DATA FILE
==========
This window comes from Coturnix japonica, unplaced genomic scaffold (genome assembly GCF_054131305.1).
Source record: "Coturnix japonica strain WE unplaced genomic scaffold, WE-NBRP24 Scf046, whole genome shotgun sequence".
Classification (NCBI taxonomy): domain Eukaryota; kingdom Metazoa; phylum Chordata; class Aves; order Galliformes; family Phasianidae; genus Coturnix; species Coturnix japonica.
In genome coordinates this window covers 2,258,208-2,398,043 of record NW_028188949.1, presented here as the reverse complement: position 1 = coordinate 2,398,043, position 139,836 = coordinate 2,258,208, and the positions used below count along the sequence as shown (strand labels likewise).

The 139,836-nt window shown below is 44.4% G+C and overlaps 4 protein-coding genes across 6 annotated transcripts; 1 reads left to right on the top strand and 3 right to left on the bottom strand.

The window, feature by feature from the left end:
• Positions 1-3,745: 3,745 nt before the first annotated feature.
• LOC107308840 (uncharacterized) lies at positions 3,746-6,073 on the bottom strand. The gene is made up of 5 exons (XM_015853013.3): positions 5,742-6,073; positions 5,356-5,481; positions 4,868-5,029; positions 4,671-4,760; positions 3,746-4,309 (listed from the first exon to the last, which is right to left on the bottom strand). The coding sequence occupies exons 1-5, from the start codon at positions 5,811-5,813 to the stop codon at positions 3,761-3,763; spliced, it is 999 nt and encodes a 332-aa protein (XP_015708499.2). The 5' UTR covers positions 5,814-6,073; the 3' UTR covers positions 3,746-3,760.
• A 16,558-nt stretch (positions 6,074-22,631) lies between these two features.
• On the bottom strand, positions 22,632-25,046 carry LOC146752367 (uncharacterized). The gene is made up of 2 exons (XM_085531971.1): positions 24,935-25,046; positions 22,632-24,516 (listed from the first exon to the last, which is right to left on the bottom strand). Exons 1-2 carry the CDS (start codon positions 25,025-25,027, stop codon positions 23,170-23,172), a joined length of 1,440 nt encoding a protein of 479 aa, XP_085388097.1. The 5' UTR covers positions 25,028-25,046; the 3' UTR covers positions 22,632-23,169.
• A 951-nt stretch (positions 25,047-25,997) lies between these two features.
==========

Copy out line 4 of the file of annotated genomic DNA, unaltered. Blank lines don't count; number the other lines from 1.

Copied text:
In genome coordinates this window covers 2,258,208-2,398,043 of record NW_028188949.1, presented here as the reverse complement: position 1 = coordinate 2,398,043, position 139,836 = coordinate 2,258,208, and the positions used below count along the sequence as shown (strand labels likewise).